Pre-Surgical Use of Mifepristone for Ectopic Cushing's in a High-Risk Bilateral Adrenalectomy Candidate
Presentation Number: SAT-391
Date of Presentation: March 7th, 2015
Ivy-Joan Madu1 and Dat Nguyen*2
1Diabetes Associates Medical Group, Orange, CA, 2Corcept Therapeutics, Menlo Park, CA
Background: Surgical resection of the underlying tumor remains the definitive therapy for Cushing’s syndrome (CS). Hypertension (HTN), obesity, hyperglycemia, and other cardiometabolic manifestations of CS can increase surgical risk. Preoperative intervention to improve metabolic control in a patient scheduled for a BLA is described.
Case: A 42yo female with CS due ACTH producing carcinoid with lung metastasis was referred for preoperative optimization prior to a scheduled BLA. Chest CT showed numerous bilateral pulmonary nodules (largest up to 3.6 cm).
She presented with moon facies, purple striae, and weakness requiring a cane for ambulation.
Co-morbid conditions included obesity (BMI 44), HTN (152/114 mmHg), Diabetes (A1c 8.8%, blood glucose=266 mg/dL). She was treated with: octreotide LAR injection, levemir insulin 10units/d, metformin 1000mg BID, glipizide 10mg BID, amlodipine 10mg/d, hydrochlorothiazide 12.5mg/d, metoprolol 50mg BID, losartan 100mg/d.
Due to the progressive nature of the lung masses and the uncontrolled cortisol secretion, a BLA was scheduled. Preoperative evaluation categorized the patient as high risk due to her co-morbid conditions, high probability of frail tissues and poor wound healing due to prolonged hypercortisolism. Preoperative optimization goals were to reduce blood sugars, BP, and the effects of hypercortisolism in order to improve wound healing, reduce the peri-operative complications such as DVT and electrolyte imbalance.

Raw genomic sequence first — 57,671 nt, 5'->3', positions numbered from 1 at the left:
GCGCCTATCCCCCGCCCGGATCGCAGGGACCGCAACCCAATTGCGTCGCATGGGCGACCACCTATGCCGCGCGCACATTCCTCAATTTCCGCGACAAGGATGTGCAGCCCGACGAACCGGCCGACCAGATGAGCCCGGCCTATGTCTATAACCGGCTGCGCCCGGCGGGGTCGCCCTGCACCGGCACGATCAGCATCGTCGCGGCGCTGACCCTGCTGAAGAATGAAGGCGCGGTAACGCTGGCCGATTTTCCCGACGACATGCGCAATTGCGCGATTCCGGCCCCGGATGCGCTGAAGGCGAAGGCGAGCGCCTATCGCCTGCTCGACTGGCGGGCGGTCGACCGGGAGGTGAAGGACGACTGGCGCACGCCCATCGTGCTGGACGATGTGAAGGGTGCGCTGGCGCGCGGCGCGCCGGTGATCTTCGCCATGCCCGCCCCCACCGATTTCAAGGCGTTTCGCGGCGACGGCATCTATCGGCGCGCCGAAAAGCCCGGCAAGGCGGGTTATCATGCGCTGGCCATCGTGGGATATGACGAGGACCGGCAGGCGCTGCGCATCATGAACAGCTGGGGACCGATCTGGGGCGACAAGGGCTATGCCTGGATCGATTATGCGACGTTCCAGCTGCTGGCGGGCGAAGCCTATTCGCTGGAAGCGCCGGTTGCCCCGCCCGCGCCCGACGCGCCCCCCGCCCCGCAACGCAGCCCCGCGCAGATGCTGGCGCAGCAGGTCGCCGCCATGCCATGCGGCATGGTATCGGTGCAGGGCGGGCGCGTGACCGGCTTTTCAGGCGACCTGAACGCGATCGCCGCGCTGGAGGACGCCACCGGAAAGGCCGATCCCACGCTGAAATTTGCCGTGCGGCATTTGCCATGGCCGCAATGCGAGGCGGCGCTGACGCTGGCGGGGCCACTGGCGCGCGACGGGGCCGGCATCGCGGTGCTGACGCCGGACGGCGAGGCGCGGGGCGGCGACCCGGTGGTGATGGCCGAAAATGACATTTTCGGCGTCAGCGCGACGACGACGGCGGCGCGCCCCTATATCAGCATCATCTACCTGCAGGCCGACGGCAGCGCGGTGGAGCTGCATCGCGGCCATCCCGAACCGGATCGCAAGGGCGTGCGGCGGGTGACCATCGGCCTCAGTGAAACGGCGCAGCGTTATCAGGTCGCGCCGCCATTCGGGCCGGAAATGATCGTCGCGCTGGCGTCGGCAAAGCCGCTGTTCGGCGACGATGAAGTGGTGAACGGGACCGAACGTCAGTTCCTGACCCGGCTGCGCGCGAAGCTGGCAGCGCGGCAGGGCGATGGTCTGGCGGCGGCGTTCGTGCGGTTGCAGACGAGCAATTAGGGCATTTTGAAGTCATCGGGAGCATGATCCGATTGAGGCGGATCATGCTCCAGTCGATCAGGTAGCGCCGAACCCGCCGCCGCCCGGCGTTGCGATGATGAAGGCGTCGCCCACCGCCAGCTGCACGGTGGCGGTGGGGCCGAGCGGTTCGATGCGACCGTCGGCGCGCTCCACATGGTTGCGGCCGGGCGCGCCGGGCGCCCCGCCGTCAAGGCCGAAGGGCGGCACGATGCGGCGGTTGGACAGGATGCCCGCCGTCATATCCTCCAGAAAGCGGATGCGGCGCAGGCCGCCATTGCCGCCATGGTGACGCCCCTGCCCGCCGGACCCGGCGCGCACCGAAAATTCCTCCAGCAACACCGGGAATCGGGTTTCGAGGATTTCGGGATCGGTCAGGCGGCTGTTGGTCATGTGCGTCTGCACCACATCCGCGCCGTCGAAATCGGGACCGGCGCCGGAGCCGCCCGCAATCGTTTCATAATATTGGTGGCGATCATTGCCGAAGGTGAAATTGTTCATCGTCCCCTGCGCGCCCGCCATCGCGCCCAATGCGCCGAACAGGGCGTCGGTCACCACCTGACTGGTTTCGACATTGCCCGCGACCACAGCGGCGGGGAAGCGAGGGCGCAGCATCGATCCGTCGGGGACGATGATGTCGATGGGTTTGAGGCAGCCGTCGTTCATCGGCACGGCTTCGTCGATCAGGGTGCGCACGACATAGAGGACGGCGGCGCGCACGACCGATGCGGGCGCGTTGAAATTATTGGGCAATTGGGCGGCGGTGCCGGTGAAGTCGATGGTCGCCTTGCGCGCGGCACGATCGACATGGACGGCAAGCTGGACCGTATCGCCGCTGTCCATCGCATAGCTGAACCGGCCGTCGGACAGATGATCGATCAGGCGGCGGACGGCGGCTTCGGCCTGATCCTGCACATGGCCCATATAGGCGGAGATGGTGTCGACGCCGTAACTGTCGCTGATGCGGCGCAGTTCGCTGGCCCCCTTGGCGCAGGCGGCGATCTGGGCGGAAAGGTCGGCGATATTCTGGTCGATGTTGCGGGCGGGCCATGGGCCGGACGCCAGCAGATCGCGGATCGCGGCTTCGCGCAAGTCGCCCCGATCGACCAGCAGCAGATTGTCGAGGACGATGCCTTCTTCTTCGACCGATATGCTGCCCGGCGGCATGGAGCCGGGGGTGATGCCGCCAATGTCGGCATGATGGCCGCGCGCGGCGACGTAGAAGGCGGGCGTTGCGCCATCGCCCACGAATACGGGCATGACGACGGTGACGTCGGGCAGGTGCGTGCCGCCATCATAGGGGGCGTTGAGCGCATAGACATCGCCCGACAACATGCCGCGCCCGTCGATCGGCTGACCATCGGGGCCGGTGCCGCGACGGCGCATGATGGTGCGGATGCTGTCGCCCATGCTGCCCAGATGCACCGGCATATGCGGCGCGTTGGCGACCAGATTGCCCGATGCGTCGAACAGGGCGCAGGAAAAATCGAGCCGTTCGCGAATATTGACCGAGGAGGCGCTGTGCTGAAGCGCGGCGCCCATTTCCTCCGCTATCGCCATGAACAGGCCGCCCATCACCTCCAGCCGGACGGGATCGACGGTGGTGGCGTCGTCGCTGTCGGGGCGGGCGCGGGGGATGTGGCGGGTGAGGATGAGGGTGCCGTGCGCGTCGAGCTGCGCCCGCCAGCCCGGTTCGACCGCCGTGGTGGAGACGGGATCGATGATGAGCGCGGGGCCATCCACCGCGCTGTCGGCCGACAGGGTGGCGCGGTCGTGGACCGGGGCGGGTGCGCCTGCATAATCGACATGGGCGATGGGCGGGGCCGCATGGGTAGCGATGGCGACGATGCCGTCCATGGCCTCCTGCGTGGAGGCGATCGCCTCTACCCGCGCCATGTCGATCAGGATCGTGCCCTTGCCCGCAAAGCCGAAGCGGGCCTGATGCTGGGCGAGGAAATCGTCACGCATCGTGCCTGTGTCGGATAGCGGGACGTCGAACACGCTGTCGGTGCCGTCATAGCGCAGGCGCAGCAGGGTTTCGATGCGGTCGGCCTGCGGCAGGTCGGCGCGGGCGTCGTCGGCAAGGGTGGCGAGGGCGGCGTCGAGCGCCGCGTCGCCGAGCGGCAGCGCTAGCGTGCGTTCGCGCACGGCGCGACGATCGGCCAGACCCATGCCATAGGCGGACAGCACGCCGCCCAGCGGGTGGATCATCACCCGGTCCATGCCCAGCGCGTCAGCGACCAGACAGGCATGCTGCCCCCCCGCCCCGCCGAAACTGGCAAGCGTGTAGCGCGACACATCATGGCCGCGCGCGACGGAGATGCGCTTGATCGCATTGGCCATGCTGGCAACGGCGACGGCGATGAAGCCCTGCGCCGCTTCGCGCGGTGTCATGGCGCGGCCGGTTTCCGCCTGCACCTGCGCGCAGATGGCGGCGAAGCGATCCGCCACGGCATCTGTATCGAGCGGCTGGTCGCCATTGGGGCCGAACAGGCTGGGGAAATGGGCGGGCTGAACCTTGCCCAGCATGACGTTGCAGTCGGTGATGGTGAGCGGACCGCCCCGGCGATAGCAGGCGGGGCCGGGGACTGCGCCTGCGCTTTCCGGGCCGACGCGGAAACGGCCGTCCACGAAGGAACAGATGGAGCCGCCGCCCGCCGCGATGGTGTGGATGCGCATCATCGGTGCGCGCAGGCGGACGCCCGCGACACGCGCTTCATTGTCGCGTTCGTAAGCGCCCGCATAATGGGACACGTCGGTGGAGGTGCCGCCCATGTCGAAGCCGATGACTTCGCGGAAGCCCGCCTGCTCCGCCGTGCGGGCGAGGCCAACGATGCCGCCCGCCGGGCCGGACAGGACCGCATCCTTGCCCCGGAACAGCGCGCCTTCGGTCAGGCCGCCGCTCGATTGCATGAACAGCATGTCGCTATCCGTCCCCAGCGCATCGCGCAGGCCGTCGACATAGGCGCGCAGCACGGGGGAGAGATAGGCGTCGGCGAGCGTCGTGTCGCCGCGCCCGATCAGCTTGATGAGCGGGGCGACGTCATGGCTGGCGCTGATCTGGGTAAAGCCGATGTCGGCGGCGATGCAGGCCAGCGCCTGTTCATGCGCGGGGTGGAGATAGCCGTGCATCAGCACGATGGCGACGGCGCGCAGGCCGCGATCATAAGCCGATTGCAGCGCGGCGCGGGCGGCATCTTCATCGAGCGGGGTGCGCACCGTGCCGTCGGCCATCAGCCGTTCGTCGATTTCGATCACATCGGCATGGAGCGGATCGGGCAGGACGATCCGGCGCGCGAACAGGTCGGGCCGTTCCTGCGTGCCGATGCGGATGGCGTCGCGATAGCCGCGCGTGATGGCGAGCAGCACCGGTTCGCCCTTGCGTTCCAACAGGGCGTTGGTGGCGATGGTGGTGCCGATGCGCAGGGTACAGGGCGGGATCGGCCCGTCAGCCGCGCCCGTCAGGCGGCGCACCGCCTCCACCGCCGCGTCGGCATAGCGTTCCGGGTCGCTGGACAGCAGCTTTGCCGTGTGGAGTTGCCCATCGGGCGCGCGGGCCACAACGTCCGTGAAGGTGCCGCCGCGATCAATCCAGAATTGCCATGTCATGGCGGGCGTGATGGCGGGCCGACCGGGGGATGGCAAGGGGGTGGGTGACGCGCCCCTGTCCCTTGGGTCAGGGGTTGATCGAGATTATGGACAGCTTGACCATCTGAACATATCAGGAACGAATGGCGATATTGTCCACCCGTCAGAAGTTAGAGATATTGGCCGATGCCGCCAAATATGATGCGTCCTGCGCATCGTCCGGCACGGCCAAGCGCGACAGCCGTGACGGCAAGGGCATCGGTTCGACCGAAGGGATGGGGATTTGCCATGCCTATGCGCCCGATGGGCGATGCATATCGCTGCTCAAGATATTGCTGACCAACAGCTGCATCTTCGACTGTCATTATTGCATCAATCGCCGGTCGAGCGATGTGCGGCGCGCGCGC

Mifepristone (Korlym®, Corcept Therapeutics) 300mg/d, a competitive glucocorticoid receptor antagonist, was utilized for a total of 2 months, terminating right before surgery. After one month of mifepristone therapy, blood glucose ranged between 90-150 mg/dL and levemir insulin was discontinued. Two months later and just prior to surgery, BMI decreased (42.5), improvements were documented in BP (143/101 mmHg), A1c (8.0%), and glucose (149 mg/dL). No adrenal insufficiency was observed.
Despite her high risk, there were no major postoperative complications requiring extended hospitalization after the BLA (via the posterior approach). Only episodes of nausea and vomiting were observed. BP and blood glucose improved, allowing amlodipine and glipizide to be discontinued. Metformin was reduced to 500mg/d and eventually discontinued. Patient was placed on steroid replacement therapy with hydrocortisone 20 mg BID and fludrocortisone 0.1 mg daily.
Nine months post-surgery, BMI 43.8, BP (135/80 mmHg), A1c 6.8%, glucose 118 mg/dL, Na 142 mEq/L, K 4.4 mEq/L.
Conclusion: Two months therapy with mifepristone improved pre-operative clinical status in a high-risk BLA patient by reducing weight and improving diabetic control. Clinical trials with longer duration of therapy are needed to evaluate the impact of mifepristone on surgical risks, outcomes and length of hospitalization.
Disclosure: IJM: Clinical Researcher, Novo Nordisk, Clinical Researcher, Sanofi, Clinical Researcher, Astra Zeneca, Clinical Researcher, Mylan, Clinical Researcher, Amylin Pharmaceuticals, Clinical Researcher, Andromeda, Clinical Researcher, Merck & Co., Clinical Researcher, Takeda, Clinical Researcher, Grifols, Clinical Researcher, Jansen Pharmaceuticals. DN: Employee, Corcept.